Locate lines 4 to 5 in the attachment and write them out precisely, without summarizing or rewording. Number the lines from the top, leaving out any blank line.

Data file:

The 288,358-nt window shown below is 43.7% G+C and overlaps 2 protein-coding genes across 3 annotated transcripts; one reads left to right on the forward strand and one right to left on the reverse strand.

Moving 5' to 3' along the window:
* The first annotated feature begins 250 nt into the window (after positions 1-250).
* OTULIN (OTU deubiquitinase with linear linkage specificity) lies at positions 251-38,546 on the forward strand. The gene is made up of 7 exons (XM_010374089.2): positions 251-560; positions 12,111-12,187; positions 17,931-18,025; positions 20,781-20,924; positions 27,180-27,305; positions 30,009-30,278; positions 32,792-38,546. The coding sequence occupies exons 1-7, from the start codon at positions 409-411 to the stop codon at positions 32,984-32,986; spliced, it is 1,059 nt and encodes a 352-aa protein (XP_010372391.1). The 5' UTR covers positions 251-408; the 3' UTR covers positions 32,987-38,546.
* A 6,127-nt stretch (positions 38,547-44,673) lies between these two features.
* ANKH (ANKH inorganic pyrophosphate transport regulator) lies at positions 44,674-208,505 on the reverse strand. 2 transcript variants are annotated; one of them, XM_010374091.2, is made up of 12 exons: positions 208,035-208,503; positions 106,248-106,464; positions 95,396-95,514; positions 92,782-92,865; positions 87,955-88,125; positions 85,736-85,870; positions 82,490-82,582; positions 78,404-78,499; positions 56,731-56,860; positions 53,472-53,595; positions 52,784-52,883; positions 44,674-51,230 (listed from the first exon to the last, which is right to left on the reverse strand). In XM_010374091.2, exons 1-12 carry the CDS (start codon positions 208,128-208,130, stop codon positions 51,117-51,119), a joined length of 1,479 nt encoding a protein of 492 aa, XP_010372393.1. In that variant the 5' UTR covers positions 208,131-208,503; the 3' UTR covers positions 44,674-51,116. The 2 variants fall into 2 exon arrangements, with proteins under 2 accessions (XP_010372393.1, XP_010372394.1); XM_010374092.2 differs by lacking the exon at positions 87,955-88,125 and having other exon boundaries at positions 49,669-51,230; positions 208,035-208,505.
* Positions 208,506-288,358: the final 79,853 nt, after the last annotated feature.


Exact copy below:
* OTULIN (OTU deubiquitinase with linear linkage specificity) lies at positions 251-38,546 on the forward strand. The gene is made up of 7 exons (XM_010374089.2): positions 251-560; positions 12,111-12,187; positions 17,931-18,025; positions 20,781-20,924; positions 27,180-27,305; positions 30,009-30,278; positions 32,792-38,546. The coding sequence occupies exons 1-7, from the start codon at positions 409-411 to the stop codon at positions 32,984-32,986; spliced, it is 1,059 nt and encodes a 352-aa protein (XP_010372391.1). The 5' UTR covers positions 251-408; the 3' UTR covers positions 32,987-38,546.
* A 6,127-nt stretch (positions 38,547-44,673) lies between these two features.